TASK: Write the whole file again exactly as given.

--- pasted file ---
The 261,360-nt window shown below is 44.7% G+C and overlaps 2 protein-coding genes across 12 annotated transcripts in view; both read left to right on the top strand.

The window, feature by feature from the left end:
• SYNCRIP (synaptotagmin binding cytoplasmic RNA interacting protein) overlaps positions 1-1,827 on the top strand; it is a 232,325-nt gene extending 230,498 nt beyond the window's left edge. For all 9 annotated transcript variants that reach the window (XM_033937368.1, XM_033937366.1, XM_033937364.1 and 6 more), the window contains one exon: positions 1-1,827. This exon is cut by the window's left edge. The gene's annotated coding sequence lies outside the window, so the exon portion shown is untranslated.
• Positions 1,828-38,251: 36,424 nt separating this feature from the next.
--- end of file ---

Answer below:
The 261,360-nt window shown below is 44.7% G+C and overlaps 2 protein-coding genes across 12 annotated transcripts in view; both read left to right on the top strand.

The window, feature by feature from the left end:
• SYNCRIP (synaptotagmin binding cytoplasmic RNA interacting protein) overlaps positions 1-1,827 on the top strand; it is a 232,325-nt gene extending 230,498 nt beyond the window's left edge. For all 9 annotated transcript variants that reach the window (XM_033937368.1, XM_033937366.1, XM_033937364.1 and 6 more), the window contains one exon: positions 1-1,827. This exon is cut by the window's left edge. The gene's annotated coding sequence lies outside the window, so the exon portion shown is untranslated.
• Positions 1,828-38,251: 36,424 nt separating this feature from the next.